The current California wildfire outbreak is expected to drive losses of between $3 billion to $6 billion to the insurance and reinsurance industry, while there will also be an element of BI and demand surge to deal with as well, according to Moody’s Investors Service.
Moody’s based its estimate for insured wildfire losses from the current outbreak, so the Camp, Woolsey and Hill wildfires, on the number of properties reported destroyed and average wildfire property loss values.
The rating agency assumes a statewide average wildfire loss value of $981,000 per structure, based on data from past wildfires in 2018 dollars.
Assuming 6,852 structures destroyed, the latest figure Moody’s had at the time of its reports writing, it says losses could be as much as $6.8 billion so far.
However, Moody’s explains that the average property value is lower in the town of Paradise that was destroyed by the Camp wildfire, hence it opts for an insurance and reinsurance industry loss range of $3 billion to $6 billion.
This is aligned with the up to $4 billion estimate provided by analysts at Morgan Stanley last week.
In our latest article on the wildfires, published earlier today here, we explained that the number of structures has risen further to almost 8,400 structures across residential properties, multiple residence properties and commercial properties, plus another 859 so-called minor structures.
Hence, the estimate range that Moody’s provides is likely to shift upwards somewhat, we’d imagine.
Only using the 8,400 structures and an average wildfire loss value of $500,000 per structure you get to $4.2 billion.
Take into account that the properties destroyed in Malibu and by the Woolsey wildfire tend to have average values of over $2 million and it’s easy to see that the average loss value could be much higher than that.
Hence, we’d suggest the loss range will easily settle at $4 billion plus, perhaps running to $6 billion or even higher, once all the minor structures are taken into account and a few other vectors of loss.
Add in all of the insured losses attributable to autos and other vehicles and it’s easy to imagine that the insurance and reinsurance market toll could settle closer to the upper end of Moody’s range, at around $6 billion.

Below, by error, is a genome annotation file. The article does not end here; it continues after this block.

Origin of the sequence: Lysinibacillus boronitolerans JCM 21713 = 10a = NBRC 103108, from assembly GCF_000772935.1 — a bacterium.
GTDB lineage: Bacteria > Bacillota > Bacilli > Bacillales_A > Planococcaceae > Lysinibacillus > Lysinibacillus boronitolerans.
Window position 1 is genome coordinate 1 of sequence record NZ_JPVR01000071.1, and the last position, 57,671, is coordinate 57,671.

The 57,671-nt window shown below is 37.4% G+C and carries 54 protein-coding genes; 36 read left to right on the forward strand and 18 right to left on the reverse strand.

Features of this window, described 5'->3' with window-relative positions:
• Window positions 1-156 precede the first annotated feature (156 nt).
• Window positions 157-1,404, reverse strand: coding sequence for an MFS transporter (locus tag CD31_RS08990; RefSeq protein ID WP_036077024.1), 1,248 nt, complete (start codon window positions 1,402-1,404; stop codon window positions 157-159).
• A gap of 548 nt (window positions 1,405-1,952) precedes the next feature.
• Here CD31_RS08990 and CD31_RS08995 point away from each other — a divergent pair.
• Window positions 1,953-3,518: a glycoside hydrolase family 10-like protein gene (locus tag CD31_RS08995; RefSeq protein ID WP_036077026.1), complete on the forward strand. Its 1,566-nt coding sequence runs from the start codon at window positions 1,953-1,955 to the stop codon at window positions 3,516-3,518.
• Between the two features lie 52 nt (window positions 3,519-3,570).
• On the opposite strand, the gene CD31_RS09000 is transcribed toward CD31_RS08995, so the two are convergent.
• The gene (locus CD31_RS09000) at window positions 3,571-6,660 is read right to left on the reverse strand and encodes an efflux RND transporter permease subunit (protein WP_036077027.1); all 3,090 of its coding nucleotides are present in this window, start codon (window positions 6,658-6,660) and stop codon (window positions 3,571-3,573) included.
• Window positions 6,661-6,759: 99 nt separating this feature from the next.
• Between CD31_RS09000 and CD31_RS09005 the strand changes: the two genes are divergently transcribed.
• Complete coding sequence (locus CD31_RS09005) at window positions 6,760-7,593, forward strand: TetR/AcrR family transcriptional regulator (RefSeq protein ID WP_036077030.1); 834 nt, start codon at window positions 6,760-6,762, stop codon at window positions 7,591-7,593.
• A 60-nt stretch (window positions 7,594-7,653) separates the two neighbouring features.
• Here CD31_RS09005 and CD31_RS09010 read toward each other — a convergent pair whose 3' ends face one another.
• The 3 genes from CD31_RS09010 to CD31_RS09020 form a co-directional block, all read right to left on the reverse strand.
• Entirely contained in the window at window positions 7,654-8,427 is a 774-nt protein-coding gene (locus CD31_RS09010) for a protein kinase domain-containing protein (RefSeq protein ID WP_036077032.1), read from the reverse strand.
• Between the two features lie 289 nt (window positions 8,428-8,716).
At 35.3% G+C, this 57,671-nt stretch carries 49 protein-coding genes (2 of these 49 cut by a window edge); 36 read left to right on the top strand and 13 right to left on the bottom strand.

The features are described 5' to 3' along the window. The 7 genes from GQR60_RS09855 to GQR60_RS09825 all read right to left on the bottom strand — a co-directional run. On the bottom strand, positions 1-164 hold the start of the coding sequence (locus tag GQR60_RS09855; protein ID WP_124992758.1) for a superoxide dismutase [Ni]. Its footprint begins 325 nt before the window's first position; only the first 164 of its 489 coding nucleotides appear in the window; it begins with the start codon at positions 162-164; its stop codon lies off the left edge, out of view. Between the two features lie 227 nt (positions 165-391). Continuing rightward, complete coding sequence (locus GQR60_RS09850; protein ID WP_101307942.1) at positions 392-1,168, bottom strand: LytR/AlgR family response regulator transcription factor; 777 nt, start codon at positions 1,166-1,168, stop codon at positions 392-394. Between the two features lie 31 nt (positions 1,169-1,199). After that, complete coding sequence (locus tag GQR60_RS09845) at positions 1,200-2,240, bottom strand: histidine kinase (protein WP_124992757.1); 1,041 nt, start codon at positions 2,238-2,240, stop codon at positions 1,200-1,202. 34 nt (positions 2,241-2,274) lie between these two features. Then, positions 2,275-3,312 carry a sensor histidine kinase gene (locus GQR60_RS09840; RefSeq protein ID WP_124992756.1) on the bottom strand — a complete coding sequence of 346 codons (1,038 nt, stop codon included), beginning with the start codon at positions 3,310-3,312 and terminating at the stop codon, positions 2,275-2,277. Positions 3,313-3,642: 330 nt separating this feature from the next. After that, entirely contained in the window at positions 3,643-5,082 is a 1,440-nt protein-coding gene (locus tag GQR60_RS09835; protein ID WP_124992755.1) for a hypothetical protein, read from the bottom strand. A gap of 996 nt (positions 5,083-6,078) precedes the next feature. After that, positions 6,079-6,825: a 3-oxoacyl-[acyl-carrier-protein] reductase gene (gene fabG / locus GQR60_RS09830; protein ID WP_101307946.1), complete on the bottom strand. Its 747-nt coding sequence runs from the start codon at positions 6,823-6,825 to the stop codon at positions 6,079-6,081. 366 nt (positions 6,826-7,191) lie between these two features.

So given the increase in structures destroyed since Moody’s estimate was made, it seems likely that factoring in all loss vectors the industry total will be nearer the upper than the lower end of $3 billion to $6 billion.
Moody’s also notes another wildcard, that demand surge could affect claims values.
“Given already high construction demand from the 2017 and 2018 wildfires and a strong housing construction market, the spike in demand for construction labor and materials following the three wildfires will lead to higher insured losses,” the rating agencies analysts explained.
Other loss vectors that need to be considered include additional living-expense claims, given that around 300,000 residents have been evacuated from their homes due to the wildfires. These expenses are typically capped at 30% of
a dwelling’s value, Moody’s said and only paid if the property is damaged or if the property has been subject to mandatory evacuation.
On top of this, Moody’s also expects that some commercial property insurers will face business-interruption claims.
So the expected bill for insurance and reinsurance interests to pay will rise well into the billions of dollars it seems, with a share falling to ILS funds, collateralized reinsurance and retrocession investors and other third-party capital vehicle investors as well.